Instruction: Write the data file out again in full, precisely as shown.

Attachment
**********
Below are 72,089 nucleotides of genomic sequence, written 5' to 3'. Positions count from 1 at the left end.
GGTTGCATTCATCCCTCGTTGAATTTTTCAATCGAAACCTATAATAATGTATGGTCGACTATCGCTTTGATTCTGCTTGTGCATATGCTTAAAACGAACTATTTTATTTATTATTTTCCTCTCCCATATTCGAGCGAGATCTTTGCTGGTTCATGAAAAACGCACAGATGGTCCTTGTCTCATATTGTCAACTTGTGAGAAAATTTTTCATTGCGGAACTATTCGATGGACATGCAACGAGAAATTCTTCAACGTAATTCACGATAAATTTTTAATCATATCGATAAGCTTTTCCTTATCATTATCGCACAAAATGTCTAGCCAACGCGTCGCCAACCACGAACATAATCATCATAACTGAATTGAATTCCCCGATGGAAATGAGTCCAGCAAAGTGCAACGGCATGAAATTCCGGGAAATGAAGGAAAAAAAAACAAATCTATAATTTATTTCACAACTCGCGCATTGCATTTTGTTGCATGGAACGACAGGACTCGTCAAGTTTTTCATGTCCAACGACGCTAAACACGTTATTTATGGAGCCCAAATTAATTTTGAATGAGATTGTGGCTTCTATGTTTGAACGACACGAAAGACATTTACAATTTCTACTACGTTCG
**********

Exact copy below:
Below are 72,089 nucleotides of genomic sequence, written 5' to 3'. Positions count from 1 at the left end.
GGTTGCATTCATCCCTCGTTGAATTTTTCAATCGAAACCTATAATAATGTATGGTCGACTATCGCTTTGATTCTGCTTGTGCATATGCTTAAAACGAACTATTTTATTTATTATTTTCCTCTCCCATATTCGAGCGAGATCTTTGCTGGTTCATGAAAAACGCACAGATGGTCCTTGTCTCATATTGTCAACTTGTGAGAAAATTTTTCATTGCGGAACTATTCGATGGACATGCAACGAGAAATTCTTCAACGTAATTCACGATAAATTTTTAATCATATCGATAAGCTTTTCCTTATCATTATCGCACAAAATGTCTAGCCAACGCGTCGCCAACCACGAACATAATCATCATAACTGAATTGAATTCCCCGATGGAAATGAGTCCAGCAAAGTGCAACGGCATGAAATTCCGGGAAATGAAGGAAAAAAAAACAAATCTATAATTTATTTCACAACTCGCGCATTGCATTTTGTTGCATGGAACGACAGGACTCGTCAAGTTTTTCATGTCCAACGACGCTAAACACGTTATTTATGGAGCCCAAATTAATTTTGAATGAGATTGTGGCTTCTATGTTTGAACGACACGAAAGACATTTACAATTTCTACTACGTTCG